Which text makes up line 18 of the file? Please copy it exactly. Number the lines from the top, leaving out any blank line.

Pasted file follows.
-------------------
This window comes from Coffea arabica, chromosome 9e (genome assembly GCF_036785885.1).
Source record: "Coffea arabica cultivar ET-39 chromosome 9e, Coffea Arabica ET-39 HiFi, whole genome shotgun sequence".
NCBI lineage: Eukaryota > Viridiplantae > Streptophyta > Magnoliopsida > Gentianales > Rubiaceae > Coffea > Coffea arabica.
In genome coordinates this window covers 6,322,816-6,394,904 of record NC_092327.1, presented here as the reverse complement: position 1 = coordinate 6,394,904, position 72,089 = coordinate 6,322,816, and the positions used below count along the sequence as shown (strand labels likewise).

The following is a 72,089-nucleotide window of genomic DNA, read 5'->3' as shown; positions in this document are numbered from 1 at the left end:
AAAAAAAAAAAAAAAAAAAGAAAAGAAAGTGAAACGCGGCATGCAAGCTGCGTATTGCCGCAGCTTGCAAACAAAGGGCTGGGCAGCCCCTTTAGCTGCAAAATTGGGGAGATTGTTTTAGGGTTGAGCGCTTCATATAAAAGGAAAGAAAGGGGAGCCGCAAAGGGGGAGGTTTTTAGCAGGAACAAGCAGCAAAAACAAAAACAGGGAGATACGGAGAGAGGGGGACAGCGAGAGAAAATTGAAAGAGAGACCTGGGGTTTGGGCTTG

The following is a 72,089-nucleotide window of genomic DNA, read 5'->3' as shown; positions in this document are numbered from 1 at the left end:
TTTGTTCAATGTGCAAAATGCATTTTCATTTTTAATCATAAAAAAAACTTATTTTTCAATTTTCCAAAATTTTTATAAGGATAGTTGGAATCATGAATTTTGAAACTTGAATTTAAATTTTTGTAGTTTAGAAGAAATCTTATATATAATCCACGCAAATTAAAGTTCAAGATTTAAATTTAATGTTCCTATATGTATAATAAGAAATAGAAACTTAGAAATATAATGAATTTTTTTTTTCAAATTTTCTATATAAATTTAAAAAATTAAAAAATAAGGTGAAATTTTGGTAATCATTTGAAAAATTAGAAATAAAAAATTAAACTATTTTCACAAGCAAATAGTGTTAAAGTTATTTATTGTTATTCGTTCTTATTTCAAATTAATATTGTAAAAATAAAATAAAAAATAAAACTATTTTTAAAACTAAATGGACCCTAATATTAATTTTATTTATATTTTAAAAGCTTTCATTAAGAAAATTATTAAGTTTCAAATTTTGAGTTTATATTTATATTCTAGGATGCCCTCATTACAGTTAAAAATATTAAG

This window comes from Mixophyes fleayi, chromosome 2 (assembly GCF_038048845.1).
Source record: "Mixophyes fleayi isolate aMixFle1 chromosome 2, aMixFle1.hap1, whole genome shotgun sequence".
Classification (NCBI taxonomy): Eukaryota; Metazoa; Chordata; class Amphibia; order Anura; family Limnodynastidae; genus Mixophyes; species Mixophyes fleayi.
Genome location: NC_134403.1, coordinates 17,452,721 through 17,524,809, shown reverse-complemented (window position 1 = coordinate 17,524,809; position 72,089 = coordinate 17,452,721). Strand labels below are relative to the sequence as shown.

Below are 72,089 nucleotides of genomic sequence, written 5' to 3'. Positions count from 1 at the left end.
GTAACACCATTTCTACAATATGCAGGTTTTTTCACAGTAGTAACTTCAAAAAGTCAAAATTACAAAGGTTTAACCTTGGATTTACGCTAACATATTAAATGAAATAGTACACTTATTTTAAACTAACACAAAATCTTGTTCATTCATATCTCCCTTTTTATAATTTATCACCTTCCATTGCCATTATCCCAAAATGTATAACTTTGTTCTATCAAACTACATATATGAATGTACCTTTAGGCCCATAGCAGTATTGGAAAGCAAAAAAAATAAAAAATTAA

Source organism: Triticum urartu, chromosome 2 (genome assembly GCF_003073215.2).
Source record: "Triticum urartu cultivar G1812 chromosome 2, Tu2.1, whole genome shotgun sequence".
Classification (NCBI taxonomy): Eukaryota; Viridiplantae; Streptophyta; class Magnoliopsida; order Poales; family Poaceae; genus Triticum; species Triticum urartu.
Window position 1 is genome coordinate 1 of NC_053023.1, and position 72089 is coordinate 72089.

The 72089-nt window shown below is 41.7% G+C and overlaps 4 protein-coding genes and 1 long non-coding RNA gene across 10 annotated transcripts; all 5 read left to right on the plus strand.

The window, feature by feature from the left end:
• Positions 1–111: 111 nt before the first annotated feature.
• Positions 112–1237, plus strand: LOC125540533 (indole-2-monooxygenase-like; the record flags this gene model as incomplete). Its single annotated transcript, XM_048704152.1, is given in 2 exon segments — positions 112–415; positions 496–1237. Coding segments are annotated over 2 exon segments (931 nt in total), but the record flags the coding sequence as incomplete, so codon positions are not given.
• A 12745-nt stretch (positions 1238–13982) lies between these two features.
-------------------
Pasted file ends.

Window position 1 is genome coordinate 1 of NC_053023.1, and position 72089 is coordinate 72089.